RHIZOMATIC PENNSYLVANIA: PHILOSOPHY, ECOLOGY, AND THE NEUTRAL POSITION IN THREE FIGURES OF PLANT LIFE

Open Access
Author:
McCullough, Andrea Leigh
Area of Honors:
Letters, Arts, and Sciences
Degree:
Bachelor of Landscape Architecture
Document Type:
Thesis
Thesis Supervisors:
  • Heather Davis, Thesis Supervisor
  • Jack Selzer, Honors Advisor
Keywords:
  • rhizomatous plants
  • Deleuze and Guattari
  • rhizome
  • ecology
  • pennsylvania
  • Japanese honeysuckle
  • Watercress
  • Kentucky bluegrass
Abstract:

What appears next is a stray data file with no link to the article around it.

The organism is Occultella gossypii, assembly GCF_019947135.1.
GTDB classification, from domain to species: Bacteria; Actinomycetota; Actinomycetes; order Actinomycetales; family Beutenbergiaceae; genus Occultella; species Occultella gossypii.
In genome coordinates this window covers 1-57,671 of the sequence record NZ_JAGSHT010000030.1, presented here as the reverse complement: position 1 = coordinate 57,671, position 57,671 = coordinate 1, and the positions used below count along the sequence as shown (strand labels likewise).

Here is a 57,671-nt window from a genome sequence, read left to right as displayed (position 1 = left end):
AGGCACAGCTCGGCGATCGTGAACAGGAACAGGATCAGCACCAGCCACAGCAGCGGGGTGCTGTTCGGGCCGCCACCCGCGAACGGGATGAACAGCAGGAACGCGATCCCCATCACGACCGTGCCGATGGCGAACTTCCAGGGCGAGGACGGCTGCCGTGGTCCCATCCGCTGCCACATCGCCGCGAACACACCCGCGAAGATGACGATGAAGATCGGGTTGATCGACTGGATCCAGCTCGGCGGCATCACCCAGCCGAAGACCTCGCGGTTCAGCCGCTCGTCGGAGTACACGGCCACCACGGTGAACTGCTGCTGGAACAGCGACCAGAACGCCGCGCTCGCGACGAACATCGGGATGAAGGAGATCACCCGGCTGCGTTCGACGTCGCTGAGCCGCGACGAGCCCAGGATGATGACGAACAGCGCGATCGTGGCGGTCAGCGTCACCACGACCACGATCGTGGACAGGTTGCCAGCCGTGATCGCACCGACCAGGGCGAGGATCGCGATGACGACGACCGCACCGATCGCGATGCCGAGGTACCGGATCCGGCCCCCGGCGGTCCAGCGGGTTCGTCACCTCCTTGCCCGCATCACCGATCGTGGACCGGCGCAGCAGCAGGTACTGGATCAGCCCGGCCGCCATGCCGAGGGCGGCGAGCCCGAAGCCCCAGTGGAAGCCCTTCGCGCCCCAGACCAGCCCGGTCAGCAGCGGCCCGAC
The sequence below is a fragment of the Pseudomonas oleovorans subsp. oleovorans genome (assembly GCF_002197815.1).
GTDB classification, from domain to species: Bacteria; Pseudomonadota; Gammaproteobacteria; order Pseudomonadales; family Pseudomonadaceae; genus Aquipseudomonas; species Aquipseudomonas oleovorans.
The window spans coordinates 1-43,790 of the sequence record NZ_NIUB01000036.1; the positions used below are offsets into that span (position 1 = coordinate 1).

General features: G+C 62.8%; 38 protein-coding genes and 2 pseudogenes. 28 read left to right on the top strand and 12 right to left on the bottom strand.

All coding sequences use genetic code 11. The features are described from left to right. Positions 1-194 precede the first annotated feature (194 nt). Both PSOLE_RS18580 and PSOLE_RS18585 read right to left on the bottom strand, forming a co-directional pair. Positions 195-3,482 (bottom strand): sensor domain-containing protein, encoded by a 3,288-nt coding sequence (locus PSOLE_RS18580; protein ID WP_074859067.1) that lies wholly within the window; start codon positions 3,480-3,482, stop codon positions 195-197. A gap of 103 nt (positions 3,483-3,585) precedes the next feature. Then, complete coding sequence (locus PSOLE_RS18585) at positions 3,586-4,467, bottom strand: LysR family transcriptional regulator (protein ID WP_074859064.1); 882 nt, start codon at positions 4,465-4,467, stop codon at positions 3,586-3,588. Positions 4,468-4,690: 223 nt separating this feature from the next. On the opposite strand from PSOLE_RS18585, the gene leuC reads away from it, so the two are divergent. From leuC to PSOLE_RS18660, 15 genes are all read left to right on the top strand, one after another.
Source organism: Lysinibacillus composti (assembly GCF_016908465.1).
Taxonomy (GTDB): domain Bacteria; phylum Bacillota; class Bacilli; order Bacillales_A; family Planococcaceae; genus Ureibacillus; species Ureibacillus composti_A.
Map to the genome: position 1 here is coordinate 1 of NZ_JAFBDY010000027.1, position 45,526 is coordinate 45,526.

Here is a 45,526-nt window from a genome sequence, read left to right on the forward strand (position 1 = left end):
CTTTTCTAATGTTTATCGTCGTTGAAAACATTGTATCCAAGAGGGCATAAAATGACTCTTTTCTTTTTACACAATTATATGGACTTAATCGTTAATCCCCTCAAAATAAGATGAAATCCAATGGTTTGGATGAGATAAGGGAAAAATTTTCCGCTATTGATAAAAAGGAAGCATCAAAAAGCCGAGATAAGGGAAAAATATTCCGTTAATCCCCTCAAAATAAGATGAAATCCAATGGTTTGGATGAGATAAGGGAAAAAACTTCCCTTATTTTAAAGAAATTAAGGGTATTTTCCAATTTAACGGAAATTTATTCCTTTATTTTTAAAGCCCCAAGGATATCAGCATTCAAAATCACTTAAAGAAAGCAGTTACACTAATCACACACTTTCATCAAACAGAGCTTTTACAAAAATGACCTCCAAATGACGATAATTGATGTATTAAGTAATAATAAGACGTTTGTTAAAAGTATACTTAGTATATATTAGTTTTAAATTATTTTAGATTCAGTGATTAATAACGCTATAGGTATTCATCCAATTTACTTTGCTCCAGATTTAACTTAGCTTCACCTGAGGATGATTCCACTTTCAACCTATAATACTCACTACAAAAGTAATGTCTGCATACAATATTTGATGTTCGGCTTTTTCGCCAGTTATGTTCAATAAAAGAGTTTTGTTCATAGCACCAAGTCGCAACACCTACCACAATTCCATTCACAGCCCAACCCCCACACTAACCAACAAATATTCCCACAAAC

This is a study of rhizomatous plants through three figures: the weed, the neutral, and the cultivated. I will elaborate the figures with the philosophy of Gilles Deleuze and Félix Guattari in addition to three case studies of rhizomatous plant species: Lonicera japonica, Nasturtium officinale, and Poa pratensis, respectively. The case studies situate knowledge of the rhizome, from philosophy to invasion rhetoric, in the material reality of anthropogenic disturbance and maintenance regimes. This project brings attention to disturbance across a gradient from constructed lawns to the distant invasive weed in the forest to an edible and foraged wild plant that is also non-native. An analysis of disturbance shows our current conceptions of plant life have contributed to the polemic and ecologically destructive figures of the weed and cultivated, which have resulted in massive use of pesticides, fertilizers and other chemical agents that have negative impacts on human health and the environment. I show that these figures arise because of the contested nature of how we think about who belongs and who doesn’t, who is an alien and who is native, in the context of Pennsylvania. While the weed and cultivated crop are two familiar tropes, I propose the neutral as an ameliorative figure to eradication, cultivation, and ecological anxiety. The neutral, a term I have formulated, offers a new paradigm for plant and human interactions, informed by what anthropologist Anna Tsing calls the “arts of noticing.”